San Francisco might own 1967’s Summer of Love, but L.A.’s trippy season went on long after that – just like its eternal sunshine. The late ‘60s here saw love-ins in Elysian Park, acid tests in Watts (presided over by Merry Prankster Ken Kesey himself), and an explosion of Hollywood nightclubs such as The Trip, The London Fog, Thee Experience and The Galaxy. At these hot spots, the audience was dressed just as exotically as rising stars like Love and The Doors, thanks to the boutiques around the Sunset Strip that had their own thriving scenes.
The recent “Hippie Chic” fashion exhibition at Boston’s Museum of Fine Arts spotlighted some of L.A.’s key shops, including Themis, the store Jim Morrison funded for his girlfriend Pamela Courson on La Cienega just below Sunset. Named for the Greek goddess of divine order and decorated with peacock feathers and tie-dyed tapestries, it carried elaborately embroidered caftans and furs from India and the Middle East, vintage deco from the ‘20s and ‘30s and cutting-edge local and European designers that Courson sourced on trips to Paris. Morrison described her wares as “weapons, ornaments and protection,” and their clientele included Miles Davis and Sharon Tate.
Morrison himself was a walking advertisement for Mirandi Babitz, a friend of Courson’s who had her own boutique on the Strip. The sister of scene chronicler Eve Babitz, Mirandi made The Lizard King’s now-iconic leather pants; unfortunately these skins couldn’t protect him from himself. After the singer’s untimely death, Courson returned from Paris and drove a van through the front window of Themis, and that was the end of it.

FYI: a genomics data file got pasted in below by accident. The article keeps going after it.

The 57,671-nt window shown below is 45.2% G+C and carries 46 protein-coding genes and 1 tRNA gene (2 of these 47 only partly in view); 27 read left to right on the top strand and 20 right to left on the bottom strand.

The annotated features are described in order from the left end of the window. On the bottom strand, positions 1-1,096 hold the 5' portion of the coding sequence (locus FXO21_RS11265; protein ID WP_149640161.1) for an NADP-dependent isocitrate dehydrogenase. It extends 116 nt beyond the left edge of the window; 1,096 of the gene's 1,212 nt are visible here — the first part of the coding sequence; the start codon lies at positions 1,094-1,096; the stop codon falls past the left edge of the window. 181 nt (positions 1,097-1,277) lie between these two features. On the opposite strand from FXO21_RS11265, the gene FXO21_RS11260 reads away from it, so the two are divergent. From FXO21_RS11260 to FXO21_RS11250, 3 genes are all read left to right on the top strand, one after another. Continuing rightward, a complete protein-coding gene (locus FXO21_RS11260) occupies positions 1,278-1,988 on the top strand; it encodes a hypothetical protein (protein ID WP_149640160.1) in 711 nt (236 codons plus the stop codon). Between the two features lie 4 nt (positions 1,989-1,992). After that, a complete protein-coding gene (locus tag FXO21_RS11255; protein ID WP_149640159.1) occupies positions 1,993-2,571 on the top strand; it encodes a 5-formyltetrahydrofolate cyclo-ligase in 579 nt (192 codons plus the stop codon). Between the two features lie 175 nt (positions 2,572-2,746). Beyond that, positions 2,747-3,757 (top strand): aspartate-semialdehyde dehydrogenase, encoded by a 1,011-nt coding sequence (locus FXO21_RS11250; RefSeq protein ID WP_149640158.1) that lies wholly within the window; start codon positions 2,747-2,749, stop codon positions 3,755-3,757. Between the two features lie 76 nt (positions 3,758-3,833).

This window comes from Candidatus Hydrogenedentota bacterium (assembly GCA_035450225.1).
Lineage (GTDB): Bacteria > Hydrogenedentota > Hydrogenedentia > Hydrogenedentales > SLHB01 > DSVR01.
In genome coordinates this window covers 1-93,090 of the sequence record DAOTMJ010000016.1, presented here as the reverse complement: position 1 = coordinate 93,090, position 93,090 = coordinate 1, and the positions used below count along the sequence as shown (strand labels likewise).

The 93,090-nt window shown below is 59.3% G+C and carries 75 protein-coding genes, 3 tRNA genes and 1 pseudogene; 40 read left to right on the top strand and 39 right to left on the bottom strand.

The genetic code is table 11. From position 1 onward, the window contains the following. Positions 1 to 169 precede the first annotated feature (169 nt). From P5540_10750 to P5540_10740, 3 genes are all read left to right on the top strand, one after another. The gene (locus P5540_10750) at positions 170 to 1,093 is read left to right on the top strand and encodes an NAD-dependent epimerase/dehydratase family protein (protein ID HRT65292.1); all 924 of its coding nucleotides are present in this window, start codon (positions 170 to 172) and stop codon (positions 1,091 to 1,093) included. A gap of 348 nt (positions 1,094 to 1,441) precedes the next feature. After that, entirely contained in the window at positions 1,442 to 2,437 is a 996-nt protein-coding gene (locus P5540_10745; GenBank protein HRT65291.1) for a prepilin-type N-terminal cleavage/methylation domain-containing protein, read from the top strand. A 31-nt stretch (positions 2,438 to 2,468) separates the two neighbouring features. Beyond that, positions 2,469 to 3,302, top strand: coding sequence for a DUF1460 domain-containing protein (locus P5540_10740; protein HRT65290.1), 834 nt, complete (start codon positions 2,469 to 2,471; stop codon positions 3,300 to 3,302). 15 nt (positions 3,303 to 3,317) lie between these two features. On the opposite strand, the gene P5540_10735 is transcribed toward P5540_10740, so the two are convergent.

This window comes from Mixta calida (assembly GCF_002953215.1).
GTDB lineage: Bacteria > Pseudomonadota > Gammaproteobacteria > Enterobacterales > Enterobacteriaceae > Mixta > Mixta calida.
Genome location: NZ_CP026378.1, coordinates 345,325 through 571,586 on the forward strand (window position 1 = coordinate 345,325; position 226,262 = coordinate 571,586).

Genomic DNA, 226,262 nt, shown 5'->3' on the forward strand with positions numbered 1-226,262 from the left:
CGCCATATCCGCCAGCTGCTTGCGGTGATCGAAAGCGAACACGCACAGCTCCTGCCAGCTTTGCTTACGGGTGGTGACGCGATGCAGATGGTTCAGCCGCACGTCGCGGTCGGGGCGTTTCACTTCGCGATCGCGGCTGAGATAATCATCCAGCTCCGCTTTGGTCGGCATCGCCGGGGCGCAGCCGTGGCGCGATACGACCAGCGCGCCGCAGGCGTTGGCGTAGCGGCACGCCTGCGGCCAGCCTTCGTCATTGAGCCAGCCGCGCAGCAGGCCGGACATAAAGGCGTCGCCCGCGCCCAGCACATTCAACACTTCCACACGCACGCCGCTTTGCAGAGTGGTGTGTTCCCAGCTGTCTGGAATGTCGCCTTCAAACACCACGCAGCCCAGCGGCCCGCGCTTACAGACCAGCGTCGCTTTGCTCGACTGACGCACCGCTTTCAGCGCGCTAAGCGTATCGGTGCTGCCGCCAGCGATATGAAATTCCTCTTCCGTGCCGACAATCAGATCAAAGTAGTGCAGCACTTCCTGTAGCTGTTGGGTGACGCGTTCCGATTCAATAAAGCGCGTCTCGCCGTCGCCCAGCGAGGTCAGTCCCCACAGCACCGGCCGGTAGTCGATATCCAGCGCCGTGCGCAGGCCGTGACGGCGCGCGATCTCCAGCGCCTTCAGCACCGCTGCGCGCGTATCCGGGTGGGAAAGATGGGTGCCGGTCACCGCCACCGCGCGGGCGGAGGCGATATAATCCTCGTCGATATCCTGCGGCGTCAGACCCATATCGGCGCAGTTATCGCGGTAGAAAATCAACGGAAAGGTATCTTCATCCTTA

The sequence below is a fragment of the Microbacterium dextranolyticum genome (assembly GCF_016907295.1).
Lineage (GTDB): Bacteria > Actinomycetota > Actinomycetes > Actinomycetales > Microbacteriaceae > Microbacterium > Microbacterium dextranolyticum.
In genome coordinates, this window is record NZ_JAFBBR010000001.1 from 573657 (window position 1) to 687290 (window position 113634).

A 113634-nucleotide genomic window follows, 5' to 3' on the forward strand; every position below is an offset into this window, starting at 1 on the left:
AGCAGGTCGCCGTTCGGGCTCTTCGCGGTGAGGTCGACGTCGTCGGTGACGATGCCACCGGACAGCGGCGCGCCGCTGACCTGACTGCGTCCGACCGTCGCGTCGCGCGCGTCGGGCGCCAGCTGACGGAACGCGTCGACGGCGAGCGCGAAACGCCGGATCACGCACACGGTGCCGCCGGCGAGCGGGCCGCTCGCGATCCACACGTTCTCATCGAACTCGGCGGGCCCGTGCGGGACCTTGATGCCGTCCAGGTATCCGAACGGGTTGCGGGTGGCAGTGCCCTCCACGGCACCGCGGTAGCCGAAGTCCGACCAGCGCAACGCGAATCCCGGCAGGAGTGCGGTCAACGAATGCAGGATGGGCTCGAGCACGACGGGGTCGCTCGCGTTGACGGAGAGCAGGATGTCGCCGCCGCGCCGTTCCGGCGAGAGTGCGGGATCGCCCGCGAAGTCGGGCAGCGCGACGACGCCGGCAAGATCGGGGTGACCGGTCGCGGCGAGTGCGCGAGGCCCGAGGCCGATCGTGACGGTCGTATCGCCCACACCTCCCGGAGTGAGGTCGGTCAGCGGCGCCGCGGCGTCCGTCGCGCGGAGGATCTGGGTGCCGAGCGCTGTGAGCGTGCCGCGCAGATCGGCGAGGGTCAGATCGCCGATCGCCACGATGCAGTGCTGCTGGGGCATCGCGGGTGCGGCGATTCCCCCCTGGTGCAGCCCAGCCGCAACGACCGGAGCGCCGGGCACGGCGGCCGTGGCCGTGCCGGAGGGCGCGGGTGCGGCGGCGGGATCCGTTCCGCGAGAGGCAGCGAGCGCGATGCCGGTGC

On the lighter end of the spectrum was the Dutch art collective The Fool, who came to L.A. in 1968 and painted the town red, blue and every shade in between. Best known for their wild murals and clothing collections for the Beatles’ Apple boutique, the foursome’s first big gig was painting the Aquarius Theater for the L.A. production of Hair. Now the home of Nickelodeon, the building lit up Sunset with its dancing muses and astrological symbols. Former Fool member Marijke Koger-Dunham, who has lived and worked here ever since, remembers it being a crowd-pleaser. “Everybody was into stars and rainbows and happiness, it was just the zeitgeist,” she says.
Koger-Dunham brought this cosmic sensibility to two L.A. fashion lines: Astraflash, youthful knits sold at Macy’s and Orbach’s, and the more high-end Summer Sunday, which was carried by Saks and Henri Bendel. Raquel Welch wore a prismatic Summer Sunday gown in the pages of Vogue.
In 1970, after The Fool split professionally, husband-and-wife team Yosha Leeger and Barry Finch opened The Chariot boutique on Melrose – named, like the collective, for a card in the tarot deck and easily spotted with its mural of clouds and white neon trim illuminating the window. Inside, the rainbow front desk coordinated with the clothes, which included selections from Astraflash, handmade pieces, and their own Cosmic Couture line.
At the “Hippie Chic” show, a velvet Cosmic Couture minidress with acid-hued ombre sleeves and a celestial motif on the bodice was the centerpiece of the whole exhibition – the first garment you saw upon entering and prominently featured in the catalog. Curator Lauren Whitley reveals that the source of this rare find was none other than Decades, the Melrose vintage institution. “I’m not surprised that this was found in L.A.,” she says. “You can get away with things in the sun and the warmth that you couldn’t get away with on the east coast.”
And that remains true today. Koger-Dunham, who still infuses her art with mystical intentions, says she’s noticed the rise of a new cosmic generation. “It’s more varied, but there’s a whole group of young people getting into it again.”